Mixed constrictive pericarditis and restrictive cardiomyopathy in a 36-year-old female

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Date: May 31, 2012
From: Journal of Pakistan Medical Association(Vol. 62, Issue 5)
Publisher: Knowledge Bylanes
Document Type: Report
Length: 1,516 words
Lexile Measure: 1450L

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Byline: Naveed Akhtar, Ayesha Khalid, Sabeen Razaque, Waqas Ahmed, Habib-ur-Rahman and Munir Ahmed


Mixed lesion of Restrictive Cardiomyopathy and Constrictive Pericarditis is a rarely reported clinical entity which poses a diagnostic and therapeutic enigma to physicians. The management of both conditions differs markedly. Restrictive Cardiomyopathy is managed either conservatively or cardiac transplant may be offered. On the other hand, Constrictive Pericarditis can be surgically treated by pericardiectomy. We report a rare case of decompensated heart failure presenting with mixed features of both constrictive and restrictive cardiomyopathy.


Constrictive Pericarditis (CP) is characterised by scarring and loss of elasticity of the pericardium, resulting in external impedance of normal diastolic cardiac filling.1 Restrictive Cardiomyopathy (RC) is defined as a heart muscle disease that results in impaired ventricular filling, with normal or decreased diastolic volume of either or both ventricles.2 Differentiating between Constrictive Pericarditis and Restrictive Cardiomyopathy is a difficult clinical challenge that requires multiple diagnostic modalities, using haemodynamics, imaging and biopsy studies. Appropriate selection of treatment is of critical value, as both conditions are managed differently. We report a rare case of a patient from adult age group who had mixed features of both Constrictive Pericarditis and Restrictive Cardiomyopathy.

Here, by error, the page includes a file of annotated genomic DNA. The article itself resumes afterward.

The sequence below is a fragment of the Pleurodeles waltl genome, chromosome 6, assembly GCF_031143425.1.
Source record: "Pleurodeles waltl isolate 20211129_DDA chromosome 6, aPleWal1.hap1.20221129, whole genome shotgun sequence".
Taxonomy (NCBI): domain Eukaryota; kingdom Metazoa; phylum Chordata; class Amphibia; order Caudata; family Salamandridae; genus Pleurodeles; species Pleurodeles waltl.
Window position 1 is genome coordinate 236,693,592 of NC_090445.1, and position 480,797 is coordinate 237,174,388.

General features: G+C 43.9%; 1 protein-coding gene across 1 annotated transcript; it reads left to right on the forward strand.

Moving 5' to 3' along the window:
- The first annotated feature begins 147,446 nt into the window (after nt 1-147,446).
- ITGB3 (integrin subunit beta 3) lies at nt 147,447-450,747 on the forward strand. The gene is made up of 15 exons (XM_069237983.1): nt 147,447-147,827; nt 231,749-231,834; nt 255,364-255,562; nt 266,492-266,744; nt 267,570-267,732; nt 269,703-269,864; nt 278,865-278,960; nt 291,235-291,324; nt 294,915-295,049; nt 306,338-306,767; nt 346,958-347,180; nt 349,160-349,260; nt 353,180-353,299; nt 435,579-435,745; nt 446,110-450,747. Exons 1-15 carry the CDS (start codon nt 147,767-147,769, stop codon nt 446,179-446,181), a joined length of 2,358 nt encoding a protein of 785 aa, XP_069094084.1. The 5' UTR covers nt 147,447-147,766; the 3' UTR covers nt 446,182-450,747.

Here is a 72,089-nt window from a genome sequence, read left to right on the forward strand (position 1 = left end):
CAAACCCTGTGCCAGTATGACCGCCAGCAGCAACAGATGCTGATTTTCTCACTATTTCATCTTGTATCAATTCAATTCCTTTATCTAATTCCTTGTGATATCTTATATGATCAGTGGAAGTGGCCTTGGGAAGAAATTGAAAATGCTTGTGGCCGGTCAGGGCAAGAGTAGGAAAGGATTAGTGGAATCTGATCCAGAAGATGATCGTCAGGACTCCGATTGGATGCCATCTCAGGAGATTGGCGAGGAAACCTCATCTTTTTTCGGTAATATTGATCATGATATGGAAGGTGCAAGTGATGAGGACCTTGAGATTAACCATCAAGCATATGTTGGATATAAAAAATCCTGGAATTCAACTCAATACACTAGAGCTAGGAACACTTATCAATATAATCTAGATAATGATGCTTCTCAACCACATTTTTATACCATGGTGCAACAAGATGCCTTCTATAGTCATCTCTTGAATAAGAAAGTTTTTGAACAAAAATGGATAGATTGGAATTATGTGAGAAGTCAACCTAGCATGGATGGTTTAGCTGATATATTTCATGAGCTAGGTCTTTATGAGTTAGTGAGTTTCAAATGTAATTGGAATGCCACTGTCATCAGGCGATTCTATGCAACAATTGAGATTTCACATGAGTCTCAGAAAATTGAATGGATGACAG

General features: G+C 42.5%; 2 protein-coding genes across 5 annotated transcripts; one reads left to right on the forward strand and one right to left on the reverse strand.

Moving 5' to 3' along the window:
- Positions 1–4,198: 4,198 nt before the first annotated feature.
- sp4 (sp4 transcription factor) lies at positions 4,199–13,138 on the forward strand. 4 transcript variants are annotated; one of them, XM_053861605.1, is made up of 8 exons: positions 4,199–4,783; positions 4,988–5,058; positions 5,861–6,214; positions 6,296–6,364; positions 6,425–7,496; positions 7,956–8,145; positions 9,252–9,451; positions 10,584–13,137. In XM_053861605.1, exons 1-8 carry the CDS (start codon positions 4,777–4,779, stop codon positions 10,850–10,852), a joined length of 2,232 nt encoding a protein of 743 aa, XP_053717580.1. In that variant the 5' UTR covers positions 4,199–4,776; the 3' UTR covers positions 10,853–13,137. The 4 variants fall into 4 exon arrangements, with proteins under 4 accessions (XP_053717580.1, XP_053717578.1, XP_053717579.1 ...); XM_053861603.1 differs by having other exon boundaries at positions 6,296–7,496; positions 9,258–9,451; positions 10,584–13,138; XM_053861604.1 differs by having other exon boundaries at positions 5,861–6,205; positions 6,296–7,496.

Case Report

A 35-year-old female with no past significant medical history presented with signs of predominant right-sided heart failure. She had a two-month history of gradually increasing shortness of breath and orthopnoea. She had irregular pulse, pedal oedema and raised JVP. EKG revealed atrial fibrillation, while chest X-ray showed an increased cardiac shadow with increased bronchovascular markings in both lung fields with minimal right basal pleural effusion. Echocardiography revealed dilated Left Ventricle (LV) with mild systolic dysfunction, EF-45% and preserved myocardial thickness and severe bi-atrial dilatation of left atrium (LA) 52mm and right atrium (RA) 54mm (Figure-1a),mild mitral regurgitation (MR), severe tricuspid regurgitation (TR) with estimated pulmonary artery pressure of around 60mmHg. There were respiratory variations noted at mitral and tricuspid inflow with pulse wave Doppler suggestive of interventricular interdependence. Tissue Doppler Imaging (TDI) revealed a peak Ea velocity of 16cm/s.

These features were suggestive of Constrictive Pericarditis, but, interestingly, pericardium was not thickened on 2D-echo. CT scan of the chest was performed to evaluate pericardial thickening, which was less than 2mm and did not meet the CP criteria. In view...

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Gale Document Number: GALE|A289765894